One of the joys of exploring intellectual and cultural history is that we begin to perceive the variety of critical debates and creative dialectics that have influenced and shaped our worldviews and ways of life across the ages and within different cultural traditions.
Books I’ve enjoyed reading and re-reading recently include “From Dawn to Decadence,” by Jacques Barzun, “The Roots of Romanticism,” by Isaiah Berlin, “Culture and the Death of God,” by Terry Eagleton, “The Age of Atheists,” and “The Modern Mind,” by Peter Watson, “Plato at the Googleplex,” by Rebecca Goldstein, “The History of Knowledge,” by Charles Van Doren, “Sources of the Self,” and “The Secular Age,” by Charles Taylor. I’ve become passionate about exploring intellectual and cultural history, and have become so shameless as to give copies of my favorite books to several close friends, hoping that these fine books might stimulate further spirited conversations about “the great ideas.”
Some of the critical debates and creative dialectics that become obvious in any reading of the history of ideas and culture include the following themes: Affirmation and Renunciation, The Picturesque and the Heroic, The Beautiful and the Sublime, the Hedonic and the Ascetic, the Sensuous and the Austere, the Secular and the Sacred, Immanence and Transcendence, Potentiality and Limitation, Unity and Plurality, the Universal and the Particular, the Cosmopolitan and the Provincial, the Abstract and the Concrete, Reason and Passion, Morality and Instinct, Ethics and Aesthetics, Will and Being, Eros and Agape…to name a few. These great dialectics run through the entire history of philosophy, religion, literature, art and culture.
It also becomes obvious that there has been an ongoing contest between the different “Culture of the West,” that is, between the ascendency and attempted hegemony of their respective domains of knowledge and their respective ways of knowing. These different intellectual and cultural ways of being and knowing have become reified and archetypal. They include the Religious Ways of the Shaman, Sage, Prophet, and the Mystic. They include the Secular Ways of the Philosopher, Scientist, Historian, Mythologist, Poet and Artist. There is a constant push-pull, what Charles Taylor calls “cross-pressure” between these domains of knowledge with their competing epistemologies. Of special interest to Taylor is what he calls “the ghost of transcendence” even in a secular age of exclusive humanistic immanence. Terry Eagleton follows a similar line of thought, seeing a hidden longing for transcendence within the exclusively immanent frame of secular modernity. At times the ineffable, the eternal, the sacramental and the transcendent seem to vanish into complete hiatus from the immanent frame of the secular age. But the transcendent longing is often hiding in plain sight. And it often reappears in various newly adaptive and modified secular forms. The search for the sacred and the sublime continues, even among many who identify themselves as entirely secular and non-religious in outlook.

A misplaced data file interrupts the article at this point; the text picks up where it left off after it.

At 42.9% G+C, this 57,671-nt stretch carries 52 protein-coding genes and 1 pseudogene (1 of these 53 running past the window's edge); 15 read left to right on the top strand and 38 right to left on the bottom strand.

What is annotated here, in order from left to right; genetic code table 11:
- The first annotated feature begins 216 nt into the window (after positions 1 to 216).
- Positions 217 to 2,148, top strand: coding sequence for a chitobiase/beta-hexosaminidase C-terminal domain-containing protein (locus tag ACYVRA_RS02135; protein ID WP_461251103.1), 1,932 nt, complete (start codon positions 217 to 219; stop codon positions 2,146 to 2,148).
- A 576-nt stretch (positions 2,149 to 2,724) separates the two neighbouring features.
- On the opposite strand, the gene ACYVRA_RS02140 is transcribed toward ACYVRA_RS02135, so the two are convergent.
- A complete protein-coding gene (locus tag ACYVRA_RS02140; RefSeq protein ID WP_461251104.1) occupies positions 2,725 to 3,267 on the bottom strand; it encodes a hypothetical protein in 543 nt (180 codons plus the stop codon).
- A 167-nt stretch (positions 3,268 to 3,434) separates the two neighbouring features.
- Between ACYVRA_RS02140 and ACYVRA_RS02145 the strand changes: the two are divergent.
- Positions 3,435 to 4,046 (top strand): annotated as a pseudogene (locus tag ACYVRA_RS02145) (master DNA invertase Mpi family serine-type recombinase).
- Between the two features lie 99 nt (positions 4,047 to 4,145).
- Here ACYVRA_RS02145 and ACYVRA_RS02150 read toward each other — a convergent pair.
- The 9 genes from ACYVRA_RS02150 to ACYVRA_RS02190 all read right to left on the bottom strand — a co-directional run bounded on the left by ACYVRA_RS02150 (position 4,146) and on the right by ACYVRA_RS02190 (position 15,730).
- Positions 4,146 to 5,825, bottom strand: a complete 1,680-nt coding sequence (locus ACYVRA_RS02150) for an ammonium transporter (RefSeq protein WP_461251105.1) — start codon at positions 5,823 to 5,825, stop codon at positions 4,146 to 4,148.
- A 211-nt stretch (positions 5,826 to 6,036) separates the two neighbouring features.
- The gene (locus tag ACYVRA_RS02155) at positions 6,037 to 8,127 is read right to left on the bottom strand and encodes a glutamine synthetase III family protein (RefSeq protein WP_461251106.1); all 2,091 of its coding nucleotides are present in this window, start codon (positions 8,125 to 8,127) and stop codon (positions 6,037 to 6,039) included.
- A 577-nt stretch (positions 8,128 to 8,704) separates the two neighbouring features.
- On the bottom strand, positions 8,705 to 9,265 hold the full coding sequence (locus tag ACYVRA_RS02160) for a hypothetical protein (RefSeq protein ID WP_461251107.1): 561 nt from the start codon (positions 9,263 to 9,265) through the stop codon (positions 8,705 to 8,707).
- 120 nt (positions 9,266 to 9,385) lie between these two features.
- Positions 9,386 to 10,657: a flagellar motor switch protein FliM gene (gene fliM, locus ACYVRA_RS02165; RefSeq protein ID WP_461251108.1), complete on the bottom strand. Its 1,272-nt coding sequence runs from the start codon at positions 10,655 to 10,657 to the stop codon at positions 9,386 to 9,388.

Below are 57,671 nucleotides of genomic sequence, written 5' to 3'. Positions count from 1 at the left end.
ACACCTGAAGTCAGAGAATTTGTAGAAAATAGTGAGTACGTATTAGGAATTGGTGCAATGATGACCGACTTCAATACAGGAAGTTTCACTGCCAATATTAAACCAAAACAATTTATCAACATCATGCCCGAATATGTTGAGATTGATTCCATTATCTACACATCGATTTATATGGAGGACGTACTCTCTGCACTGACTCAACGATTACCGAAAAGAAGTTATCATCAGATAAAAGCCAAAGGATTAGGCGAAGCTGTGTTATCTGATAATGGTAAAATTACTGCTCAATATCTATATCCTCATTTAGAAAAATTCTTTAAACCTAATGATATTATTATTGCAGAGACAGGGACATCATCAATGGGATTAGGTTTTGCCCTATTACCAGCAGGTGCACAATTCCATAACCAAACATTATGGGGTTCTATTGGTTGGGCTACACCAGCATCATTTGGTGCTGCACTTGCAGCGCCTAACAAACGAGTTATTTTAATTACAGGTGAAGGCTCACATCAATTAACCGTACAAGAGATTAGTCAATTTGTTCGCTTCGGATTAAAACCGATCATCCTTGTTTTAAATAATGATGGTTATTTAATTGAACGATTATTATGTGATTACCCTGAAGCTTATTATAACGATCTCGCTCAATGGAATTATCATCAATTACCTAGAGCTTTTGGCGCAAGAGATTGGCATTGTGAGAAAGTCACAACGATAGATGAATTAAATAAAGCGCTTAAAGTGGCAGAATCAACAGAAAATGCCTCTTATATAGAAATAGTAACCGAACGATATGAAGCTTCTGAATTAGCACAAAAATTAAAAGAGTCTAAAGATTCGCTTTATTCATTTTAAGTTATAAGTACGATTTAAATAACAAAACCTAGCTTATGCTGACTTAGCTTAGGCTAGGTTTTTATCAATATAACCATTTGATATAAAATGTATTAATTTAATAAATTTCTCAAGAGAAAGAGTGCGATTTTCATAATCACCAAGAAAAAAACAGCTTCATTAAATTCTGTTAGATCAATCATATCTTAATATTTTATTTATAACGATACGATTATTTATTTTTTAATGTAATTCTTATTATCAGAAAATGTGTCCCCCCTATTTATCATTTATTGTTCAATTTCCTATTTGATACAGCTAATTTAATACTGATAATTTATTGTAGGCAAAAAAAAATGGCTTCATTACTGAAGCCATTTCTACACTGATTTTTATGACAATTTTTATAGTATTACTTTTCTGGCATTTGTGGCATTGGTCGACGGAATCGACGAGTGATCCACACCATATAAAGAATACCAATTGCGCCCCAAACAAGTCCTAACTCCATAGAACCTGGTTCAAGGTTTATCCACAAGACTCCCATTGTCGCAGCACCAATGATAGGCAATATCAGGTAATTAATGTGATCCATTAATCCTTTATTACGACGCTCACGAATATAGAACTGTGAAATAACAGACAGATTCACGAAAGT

Sometimes it helps to put faces and names to the various Cultures of the West. Below are a few images that conjure entire worlds of cultural tradition and worldview perspective, both ancient and modern, sacred and secular. Literally hundreds of images could be added to this small cluster of merely representative types. A true liberal arts education will expand our appreciation for the vast array of possible ways to see and live in the world, and will introduce us to the many “cross-pressures” that nurture a complexly nuanced experience of life with all its dualities, dialectics, ironies, enchantments, contradictions and paradoxes. Not only will a liberal arts education give us a broader and wider appreciation for the many ways of being human, but it will also sharpen the intensity and refine the quality of our experience. Those of you who have been following my blogs know that this is one of my persistent themes. We need a renaissance of liberal arts education, historical perspective, cultural literacy and civil discourse if we are not to be reduced to economic animals, compulsive addicts, distracted spectators and mindless consumers.
Jesus and Buddha, Redemptive Savior and Enlightened Sage
Rumi, the Ecstatic Mystic of Absorption into the Divine Beloved
Plato and Aristotle, Rational Mystic and Rational Empiricist
Ludwig Schopenhauer, Philosopher of Ascetic Renunciation
Frederick Nietsche, Philosopher of Dionysian Affirmation
Jacques Barzun, Western Intellectual and Cultural Historian
Shakespeare, Poet and Playwright
Beethoven, Musical Genius Celebrating Human Grandeur